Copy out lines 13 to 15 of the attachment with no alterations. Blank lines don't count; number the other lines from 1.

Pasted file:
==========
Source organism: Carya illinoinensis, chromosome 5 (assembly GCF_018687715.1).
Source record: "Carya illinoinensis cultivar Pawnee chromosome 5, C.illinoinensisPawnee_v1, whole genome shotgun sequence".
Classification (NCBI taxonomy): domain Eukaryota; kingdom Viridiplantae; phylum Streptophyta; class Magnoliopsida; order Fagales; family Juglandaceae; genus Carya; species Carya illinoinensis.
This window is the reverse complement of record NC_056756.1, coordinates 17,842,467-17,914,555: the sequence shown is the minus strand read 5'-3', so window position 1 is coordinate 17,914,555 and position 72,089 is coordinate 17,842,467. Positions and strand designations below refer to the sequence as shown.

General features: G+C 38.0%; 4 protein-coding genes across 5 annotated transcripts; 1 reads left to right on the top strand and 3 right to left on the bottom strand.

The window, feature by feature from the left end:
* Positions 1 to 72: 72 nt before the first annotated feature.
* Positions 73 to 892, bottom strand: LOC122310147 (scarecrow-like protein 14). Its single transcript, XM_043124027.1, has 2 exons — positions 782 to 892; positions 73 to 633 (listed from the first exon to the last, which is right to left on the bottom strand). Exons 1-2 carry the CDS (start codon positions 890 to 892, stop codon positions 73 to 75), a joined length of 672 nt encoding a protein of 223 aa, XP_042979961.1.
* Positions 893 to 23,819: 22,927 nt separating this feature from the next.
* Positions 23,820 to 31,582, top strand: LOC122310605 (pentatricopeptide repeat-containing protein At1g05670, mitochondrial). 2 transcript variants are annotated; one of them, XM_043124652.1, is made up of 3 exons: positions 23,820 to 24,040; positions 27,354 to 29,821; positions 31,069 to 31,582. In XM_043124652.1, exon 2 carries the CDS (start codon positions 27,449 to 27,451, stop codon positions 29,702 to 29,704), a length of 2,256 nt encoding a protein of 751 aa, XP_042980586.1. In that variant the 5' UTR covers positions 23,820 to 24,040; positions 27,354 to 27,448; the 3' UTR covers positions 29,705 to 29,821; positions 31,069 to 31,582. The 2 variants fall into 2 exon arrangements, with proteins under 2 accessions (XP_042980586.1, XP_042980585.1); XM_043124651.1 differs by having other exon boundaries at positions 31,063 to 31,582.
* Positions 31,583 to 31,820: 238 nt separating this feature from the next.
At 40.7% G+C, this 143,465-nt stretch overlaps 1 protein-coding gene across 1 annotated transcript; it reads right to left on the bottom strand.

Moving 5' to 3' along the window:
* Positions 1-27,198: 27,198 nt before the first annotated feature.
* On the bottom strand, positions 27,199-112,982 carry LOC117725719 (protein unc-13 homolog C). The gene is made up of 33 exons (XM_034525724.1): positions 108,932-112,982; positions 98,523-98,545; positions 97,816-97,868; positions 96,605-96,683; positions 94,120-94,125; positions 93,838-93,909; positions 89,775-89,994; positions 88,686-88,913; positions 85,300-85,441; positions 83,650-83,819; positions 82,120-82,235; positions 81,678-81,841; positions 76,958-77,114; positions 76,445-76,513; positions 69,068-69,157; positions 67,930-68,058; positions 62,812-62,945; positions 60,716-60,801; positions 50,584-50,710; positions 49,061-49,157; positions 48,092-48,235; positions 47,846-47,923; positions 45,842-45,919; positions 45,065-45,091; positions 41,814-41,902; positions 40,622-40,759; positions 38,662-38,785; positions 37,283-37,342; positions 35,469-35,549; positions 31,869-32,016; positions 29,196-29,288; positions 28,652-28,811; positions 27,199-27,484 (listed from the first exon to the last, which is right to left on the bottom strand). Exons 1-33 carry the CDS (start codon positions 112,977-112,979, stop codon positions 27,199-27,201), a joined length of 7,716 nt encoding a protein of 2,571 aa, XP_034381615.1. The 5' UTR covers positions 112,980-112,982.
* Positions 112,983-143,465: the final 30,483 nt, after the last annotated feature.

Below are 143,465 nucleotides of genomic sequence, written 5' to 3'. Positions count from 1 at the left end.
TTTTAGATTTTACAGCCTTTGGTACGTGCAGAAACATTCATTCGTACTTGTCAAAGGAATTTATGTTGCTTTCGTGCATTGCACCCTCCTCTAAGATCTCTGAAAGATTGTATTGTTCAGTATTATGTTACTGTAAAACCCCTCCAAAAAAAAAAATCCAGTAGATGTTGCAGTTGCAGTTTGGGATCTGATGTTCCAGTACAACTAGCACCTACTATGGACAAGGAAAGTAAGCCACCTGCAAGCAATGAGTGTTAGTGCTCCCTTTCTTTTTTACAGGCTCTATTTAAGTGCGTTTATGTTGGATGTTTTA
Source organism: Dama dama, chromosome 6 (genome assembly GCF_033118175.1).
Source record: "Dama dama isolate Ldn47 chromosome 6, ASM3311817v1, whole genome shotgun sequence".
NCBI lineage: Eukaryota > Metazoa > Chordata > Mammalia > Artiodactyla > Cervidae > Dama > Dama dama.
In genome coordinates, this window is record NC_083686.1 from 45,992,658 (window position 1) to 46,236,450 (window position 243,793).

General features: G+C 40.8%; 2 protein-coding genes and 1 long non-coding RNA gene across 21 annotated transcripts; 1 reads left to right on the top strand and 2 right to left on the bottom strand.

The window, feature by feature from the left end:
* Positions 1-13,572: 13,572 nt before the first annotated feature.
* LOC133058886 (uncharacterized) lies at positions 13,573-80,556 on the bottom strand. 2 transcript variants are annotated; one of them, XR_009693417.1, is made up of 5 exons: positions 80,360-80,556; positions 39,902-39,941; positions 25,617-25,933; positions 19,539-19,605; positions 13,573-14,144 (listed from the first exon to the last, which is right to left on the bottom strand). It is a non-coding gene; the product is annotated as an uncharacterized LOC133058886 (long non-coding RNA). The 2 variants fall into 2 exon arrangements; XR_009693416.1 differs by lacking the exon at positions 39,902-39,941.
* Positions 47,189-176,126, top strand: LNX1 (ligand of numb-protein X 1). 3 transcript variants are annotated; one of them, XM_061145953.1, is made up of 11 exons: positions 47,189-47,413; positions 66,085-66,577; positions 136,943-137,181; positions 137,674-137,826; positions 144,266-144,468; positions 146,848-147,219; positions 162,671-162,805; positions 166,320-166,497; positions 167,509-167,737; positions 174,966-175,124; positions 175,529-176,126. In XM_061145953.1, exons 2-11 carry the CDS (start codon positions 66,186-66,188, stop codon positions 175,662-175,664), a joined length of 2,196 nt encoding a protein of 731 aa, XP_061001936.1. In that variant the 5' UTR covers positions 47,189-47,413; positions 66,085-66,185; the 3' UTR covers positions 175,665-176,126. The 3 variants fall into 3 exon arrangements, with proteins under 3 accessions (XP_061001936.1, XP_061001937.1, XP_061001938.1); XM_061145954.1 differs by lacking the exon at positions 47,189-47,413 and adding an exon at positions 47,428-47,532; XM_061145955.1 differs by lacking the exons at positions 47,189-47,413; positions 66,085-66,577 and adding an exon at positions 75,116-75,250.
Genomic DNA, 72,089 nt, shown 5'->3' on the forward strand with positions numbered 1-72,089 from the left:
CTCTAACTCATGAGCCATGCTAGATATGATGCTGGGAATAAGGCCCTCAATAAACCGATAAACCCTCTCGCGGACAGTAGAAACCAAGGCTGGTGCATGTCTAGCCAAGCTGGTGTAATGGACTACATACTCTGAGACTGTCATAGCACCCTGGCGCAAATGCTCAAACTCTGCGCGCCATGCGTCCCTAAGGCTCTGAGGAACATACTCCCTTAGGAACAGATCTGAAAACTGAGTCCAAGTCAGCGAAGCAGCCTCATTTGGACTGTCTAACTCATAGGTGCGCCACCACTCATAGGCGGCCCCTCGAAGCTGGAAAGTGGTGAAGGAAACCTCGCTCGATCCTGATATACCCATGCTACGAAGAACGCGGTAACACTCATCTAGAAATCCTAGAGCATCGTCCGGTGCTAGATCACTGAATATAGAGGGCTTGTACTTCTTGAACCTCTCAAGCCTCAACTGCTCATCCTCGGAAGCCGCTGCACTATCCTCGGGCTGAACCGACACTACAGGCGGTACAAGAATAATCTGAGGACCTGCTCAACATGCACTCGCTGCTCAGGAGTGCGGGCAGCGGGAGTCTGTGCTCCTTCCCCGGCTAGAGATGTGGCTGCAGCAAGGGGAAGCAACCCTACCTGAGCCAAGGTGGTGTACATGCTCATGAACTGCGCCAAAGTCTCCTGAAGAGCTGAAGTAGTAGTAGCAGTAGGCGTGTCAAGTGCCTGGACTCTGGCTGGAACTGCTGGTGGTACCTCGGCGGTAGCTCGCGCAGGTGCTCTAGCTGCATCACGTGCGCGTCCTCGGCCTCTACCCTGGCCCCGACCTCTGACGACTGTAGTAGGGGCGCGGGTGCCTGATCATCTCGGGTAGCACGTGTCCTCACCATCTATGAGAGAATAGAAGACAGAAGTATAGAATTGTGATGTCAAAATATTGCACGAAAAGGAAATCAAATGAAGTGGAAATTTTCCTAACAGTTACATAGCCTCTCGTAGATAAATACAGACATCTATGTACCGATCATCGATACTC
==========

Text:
Moving 5' to 3' along the window:
* Positions 1-27,198: 27,198 nt before the first annotated feature.
* On the bottom strand, positions 27,199-112,982 carry LOC117725719 (protein unc-13 homolog C). The gene is made up of 33 exons (XM_034525724.1): positions 108,932-112,982; positions 98,523-98,545; positions 97,816-97,868; positions 96,605-96,683; positions 94,120-94,125; positions 93,838-93,909; positions 89,775-89,994; positions 88,686-88,913; positions 85,300-85,441; positions 83,650-83,819; positions 82,120-82,235; positions 81,678-81,841; positions 76,958-77,114; positions 76,445-76,513; positions 69,068-69,157; positions 67,930-68,058; positions 62,812-62,945; positions 60,716-60,801; positions 50,584-50,710; positions 49,061-49,157; positions 48,092-48,235; positions 47,846-47,923; positions 45,842-45,919; positions 45,065-45,091; positions 41,814-41,902; positions 40,622-40,759; positions 38,662-38,785; positions 37,283-37,342; positions 35,469-35,549; positions 31,869-32,016; positions 29,196-29,288; positions 28,652-28,811; positions 27,199-27,484 (listed from the first exon to the last, which is right to left on the bottom strand). Exons 1-33 carry the CDS (start codon positions 112,977-112,979, stop codon positions 27,199-27,201), a joined length of 7,716 nt encoding a protein of 2,571 aa, XP_034381615.1. The 5' UTR covers positions 112,980-112,982.